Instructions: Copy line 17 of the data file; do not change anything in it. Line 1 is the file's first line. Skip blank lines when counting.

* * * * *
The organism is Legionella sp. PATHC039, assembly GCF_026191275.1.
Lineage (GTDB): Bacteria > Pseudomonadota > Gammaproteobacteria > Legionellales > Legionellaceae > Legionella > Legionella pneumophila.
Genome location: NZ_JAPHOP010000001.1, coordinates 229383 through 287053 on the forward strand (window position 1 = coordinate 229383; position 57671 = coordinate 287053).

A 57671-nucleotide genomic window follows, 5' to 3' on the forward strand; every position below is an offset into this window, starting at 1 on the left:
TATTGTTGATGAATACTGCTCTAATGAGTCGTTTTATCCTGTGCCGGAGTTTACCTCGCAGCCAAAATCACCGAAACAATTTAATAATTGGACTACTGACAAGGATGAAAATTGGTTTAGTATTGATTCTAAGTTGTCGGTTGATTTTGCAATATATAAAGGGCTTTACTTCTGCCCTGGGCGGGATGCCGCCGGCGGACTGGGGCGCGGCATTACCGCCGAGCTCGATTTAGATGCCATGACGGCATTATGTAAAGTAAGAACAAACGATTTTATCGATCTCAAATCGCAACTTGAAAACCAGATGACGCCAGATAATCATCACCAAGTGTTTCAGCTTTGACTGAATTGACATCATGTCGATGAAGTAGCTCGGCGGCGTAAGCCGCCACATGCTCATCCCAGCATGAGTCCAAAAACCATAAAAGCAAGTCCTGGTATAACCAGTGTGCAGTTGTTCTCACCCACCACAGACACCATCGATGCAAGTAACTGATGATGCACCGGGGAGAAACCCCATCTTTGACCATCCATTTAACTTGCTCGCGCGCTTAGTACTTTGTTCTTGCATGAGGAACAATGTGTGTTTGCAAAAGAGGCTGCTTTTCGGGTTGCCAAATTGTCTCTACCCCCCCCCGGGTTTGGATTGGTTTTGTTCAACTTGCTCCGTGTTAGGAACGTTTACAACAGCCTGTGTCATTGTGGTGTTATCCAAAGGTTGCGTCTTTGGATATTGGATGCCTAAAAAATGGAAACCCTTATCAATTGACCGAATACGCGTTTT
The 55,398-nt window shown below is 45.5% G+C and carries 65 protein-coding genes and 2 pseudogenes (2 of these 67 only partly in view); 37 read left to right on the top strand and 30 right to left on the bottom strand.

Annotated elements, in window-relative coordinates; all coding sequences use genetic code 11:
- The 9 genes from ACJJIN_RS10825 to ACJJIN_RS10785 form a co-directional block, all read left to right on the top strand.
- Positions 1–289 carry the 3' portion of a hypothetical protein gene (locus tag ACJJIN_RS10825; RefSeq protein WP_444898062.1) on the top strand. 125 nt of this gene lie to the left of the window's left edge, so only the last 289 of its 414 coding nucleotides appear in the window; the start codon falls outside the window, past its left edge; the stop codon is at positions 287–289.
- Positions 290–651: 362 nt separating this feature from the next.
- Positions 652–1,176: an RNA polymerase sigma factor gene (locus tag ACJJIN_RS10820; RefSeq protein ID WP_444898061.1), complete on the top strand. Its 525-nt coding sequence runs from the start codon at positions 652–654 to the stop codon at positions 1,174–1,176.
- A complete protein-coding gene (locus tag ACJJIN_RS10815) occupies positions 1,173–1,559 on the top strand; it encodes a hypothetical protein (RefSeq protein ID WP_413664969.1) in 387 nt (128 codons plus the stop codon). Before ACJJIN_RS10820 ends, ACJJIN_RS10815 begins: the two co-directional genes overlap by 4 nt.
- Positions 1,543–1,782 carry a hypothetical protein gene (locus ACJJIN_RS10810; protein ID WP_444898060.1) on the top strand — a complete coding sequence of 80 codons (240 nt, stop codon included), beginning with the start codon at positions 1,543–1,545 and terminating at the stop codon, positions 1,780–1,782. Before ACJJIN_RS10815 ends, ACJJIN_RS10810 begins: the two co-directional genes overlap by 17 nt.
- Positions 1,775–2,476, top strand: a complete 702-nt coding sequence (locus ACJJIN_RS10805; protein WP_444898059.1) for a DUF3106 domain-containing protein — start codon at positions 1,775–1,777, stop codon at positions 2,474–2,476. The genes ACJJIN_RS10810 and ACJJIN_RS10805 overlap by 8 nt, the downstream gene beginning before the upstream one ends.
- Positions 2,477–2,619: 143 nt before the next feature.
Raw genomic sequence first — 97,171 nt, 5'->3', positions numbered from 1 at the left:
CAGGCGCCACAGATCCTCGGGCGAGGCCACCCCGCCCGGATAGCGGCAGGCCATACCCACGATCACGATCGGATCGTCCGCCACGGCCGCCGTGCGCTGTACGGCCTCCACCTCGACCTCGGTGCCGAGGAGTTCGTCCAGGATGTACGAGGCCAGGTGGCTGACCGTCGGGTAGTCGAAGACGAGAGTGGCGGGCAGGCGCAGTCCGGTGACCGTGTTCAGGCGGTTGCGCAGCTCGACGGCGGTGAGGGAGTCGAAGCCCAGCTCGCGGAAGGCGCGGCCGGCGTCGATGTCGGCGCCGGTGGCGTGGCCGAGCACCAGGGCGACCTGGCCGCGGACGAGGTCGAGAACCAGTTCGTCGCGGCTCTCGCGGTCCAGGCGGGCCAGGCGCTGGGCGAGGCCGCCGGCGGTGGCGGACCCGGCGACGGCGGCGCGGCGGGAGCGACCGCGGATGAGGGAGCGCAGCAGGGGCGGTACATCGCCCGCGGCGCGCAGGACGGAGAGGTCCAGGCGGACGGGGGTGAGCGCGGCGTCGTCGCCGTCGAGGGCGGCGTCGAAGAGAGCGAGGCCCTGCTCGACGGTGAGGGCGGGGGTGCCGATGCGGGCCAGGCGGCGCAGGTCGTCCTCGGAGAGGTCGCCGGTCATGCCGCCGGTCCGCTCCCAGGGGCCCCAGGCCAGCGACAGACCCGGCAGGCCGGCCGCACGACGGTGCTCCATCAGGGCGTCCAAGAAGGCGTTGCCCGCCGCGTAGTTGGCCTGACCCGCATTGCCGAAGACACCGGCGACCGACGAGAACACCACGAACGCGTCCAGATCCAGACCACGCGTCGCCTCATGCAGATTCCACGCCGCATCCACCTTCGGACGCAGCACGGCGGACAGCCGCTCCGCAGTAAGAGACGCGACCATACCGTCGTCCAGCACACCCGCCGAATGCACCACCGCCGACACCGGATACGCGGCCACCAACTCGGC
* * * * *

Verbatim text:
CAGGCGCCACAGATCCTCGGGCGAGGCCACCCCGCCCGGATAGCGGCAGGCCATACCCACGATCACGATCGGATCGTCCGCCACGGCCGCCGTGCGCTGTACGGCCTCCACCTCGACCTCGGTGCCGAGGAGTTCGTCCAGGATGTACGAGGCCAGGTGGCTGACCGTCGGGTAGTCGAAGACGAGAGTGGCGGGCAGGCGCAGTCCGGTGACCGTGTTCAGGCGGTTGCGCAGCTCGACGGCGGTGAGGGAGTCGAAGCCCAGCTCGCGGAAGGCGCGGCCGGCGTCGATGTCGGCGCCGGTGGCGTGGCCGAGCACCAGGGCGACCTGGCCGCGGACGAGGTCGAGAACCAGTTCGTCGCGGCTCTCGCGGTCCAGGCGGGCCAGGCGCTGGGCGAGGCCGCCGGCGGTGGCGGACCCGGCGACGGCGGCGCGGCGGGAGCGACCGCGGATGAGGGAGCGCAGCAGGGGCGGTACATCGCCCGCGGCGCGCAGGACGGAGAGGTCCAGGCGGACGGGGGTGAGCGCGGCGTCGTCGCCGTCGAGGGCGGCGTCGAAGAGAGCGAGGCCCTGCTCGACGGTGAGGGCGGGGGTGCCGATGCGGGCCAGGCGGCGCAGGTCGTCCTCGGAGAGGTCGCCGGTCATGCCGCCGGTCCGCTCCCAGGGGCCCCAGGCCAGCGACAGACCCGGCAGGCCGGCCGCACGACGGTGCTCCATCAGGGCGTCCAAGAAGGCGTTGCCCGCCGCGTAGTTGGCCTGACCCGCATTGCCGAAGACACCGGCGACCGACGAGAACACCACGAACGCGTCCAGATCCAGACCACGCGTCGCCTCATGCAGATTCCACGCCGCATCCACCTTCGGACGCAGCACGGCGGACAGCCGCTCCGCAGTAAGAGACGCGACCATACCGTCGTCCAGCACACCCGCCGAATGCACCACCGCCGACACCGGATACGCGGCCACCAACTCGGC